Lt. Tom Keller, retired from the Portland Police Dept., was one of the first police officers in the State of Maine, even the nation, to work alongside domestic violence advocates to create safe spaces for victims and survivors of domestic violence.
In the story of Family Crisis Services’ Shelter, Tom said of the early days of the movement, “I would have achieved no other success without the help and support of the men and women of the Portland Police Dept. and the staff at the Family Crisis Shelter who taught me patience and compassion.”
When Tom died on February 5th, still thinking others and still caring about the issue of domestic violence, he requested donations be made in his honor to Through These Doors. Thank you, Tom, for helping make our organization what it is today.
TTD’s former Executive Director, Lois Reckitt, shared some of the pictures in this post and wrote this tribute to Lt. Tom Keller:
How do I miss you… Let me count the ways…
On February 5th, the victims and survivors of domestic abuse lost a champion, and I lost a 40-year friend. In his last weeks, Tom and I were able to spend some quality time together. Much of that time was filled with reminiscences about our time together working toward justice at Family Crisis Services (now Through These Doors).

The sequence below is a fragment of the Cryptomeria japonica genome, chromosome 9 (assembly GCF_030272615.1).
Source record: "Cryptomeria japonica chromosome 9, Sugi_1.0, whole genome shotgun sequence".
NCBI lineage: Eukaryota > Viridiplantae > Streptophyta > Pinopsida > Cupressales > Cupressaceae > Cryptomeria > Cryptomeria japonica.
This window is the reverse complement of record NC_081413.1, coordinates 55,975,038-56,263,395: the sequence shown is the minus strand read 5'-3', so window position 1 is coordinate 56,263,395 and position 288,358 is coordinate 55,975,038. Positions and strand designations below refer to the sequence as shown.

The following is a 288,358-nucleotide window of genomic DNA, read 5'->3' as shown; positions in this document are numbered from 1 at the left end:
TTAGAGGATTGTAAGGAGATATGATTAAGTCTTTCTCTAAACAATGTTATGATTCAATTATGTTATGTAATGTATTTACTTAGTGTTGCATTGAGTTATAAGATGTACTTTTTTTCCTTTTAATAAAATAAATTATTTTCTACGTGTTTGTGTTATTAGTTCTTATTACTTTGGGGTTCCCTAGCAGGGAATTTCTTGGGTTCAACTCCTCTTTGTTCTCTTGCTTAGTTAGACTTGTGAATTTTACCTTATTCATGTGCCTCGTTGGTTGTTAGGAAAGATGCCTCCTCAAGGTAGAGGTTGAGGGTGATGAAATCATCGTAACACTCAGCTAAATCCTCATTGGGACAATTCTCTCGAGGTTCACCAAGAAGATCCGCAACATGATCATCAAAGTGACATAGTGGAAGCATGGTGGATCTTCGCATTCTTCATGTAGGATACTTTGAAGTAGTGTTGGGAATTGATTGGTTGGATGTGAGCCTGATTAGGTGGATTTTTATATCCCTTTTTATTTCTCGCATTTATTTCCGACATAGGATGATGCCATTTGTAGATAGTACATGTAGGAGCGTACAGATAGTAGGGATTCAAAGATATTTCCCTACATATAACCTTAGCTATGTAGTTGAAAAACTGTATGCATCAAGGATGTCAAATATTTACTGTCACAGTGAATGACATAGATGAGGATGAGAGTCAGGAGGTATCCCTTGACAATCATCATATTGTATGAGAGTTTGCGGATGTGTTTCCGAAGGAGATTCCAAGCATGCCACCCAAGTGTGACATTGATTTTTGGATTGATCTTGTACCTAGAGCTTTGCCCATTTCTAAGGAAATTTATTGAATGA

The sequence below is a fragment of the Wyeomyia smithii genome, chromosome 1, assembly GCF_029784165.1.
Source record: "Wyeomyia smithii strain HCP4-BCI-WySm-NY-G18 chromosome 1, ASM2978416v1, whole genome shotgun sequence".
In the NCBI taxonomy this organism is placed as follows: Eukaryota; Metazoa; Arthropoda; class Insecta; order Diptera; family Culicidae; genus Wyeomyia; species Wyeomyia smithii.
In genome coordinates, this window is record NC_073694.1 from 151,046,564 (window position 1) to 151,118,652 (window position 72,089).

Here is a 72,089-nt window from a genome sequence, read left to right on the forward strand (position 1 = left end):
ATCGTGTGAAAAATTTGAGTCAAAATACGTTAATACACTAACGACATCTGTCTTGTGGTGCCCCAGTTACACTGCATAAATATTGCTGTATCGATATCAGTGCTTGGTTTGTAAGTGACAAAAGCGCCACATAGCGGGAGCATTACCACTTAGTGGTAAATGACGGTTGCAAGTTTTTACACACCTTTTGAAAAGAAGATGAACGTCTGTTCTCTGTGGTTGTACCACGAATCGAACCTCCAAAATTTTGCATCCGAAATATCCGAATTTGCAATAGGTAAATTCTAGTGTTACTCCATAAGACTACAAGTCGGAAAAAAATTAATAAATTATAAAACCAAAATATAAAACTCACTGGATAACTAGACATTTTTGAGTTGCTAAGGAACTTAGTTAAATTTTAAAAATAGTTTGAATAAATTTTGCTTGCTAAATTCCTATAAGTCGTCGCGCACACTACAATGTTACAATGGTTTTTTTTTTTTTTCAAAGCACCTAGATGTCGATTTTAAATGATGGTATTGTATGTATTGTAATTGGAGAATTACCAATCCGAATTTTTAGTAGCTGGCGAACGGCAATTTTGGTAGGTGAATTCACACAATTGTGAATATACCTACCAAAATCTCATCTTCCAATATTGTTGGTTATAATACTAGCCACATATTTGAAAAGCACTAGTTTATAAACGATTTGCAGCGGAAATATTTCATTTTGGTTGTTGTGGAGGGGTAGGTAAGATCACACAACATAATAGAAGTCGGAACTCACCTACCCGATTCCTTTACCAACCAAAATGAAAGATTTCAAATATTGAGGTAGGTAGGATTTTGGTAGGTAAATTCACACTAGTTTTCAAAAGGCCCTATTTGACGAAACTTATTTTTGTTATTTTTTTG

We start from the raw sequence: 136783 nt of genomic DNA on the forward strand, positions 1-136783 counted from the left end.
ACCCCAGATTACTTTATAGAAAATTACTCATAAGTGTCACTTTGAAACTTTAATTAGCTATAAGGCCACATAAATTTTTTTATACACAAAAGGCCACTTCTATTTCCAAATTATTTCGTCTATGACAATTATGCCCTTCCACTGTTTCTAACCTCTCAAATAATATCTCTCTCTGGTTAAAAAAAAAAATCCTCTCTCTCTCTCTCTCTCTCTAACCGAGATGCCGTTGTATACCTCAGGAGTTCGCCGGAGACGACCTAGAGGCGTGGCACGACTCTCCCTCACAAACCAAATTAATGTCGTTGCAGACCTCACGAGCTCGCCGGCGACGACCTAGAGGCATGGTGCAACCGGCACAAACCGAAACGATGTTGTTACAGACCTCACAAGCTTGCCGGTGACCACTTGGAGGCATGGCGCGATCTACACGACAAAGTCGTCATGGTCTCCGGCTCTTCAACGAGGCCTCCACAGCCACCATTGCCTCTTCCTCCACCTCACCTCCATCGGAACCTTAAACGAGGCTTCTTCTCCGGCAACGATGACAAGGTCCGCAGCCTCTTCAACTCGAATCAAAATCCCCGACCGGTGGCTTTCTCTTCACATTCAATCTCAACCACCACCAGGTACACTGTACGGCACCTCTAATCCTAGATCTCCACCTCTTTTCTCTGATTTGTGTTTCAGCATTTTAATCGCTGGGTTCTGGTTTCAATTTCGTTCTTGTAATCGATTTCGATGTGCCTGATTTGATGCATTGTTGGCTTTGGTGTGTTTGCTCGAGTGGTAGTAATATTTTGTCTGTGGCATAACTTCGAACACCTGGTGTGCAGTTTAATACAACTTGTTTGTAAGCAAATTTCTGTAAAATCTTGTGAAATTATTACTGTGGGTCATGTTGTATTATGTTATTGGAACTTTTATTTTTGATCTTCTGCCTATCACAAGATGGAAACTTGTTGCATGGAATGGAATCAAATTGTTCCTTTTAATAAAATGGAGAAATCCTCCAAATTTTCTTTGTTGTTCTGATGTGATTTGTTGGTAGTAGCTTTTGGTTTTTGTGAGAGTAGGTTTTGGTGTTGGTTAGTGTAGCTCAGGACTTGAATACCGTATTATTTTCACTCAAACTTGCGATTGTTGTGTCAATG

He confessed that as a Board member, he had voted against hiring me as Executive Director. He allowed as how it was a bad decision on his part. I, never having known that, forgave him for that misstep.
We remembered the Shelter sharks, the Russian chickens, the Thanksgivings with residents, the legislative victories and disappointments, the many things he carried and lifted for me. We discussed his PTSD in my tiny office surrounded by surplus food. He shared his counsel on police practices and culture. I helped him develop and articulate his feminist perspective on violence against women.
In his last days, we talked again about police and reform, how to talk as a community about what is possible and what it would take both culturally and financially. We agreed. We must think about race, poverty, power, and justice in new ways. We need to find new paths to healing and justice for abused women and their children. That is the mission we shared.
You live on in lives you saved and in the love that I hold for you in my heart.
Lois Galgay Reckitt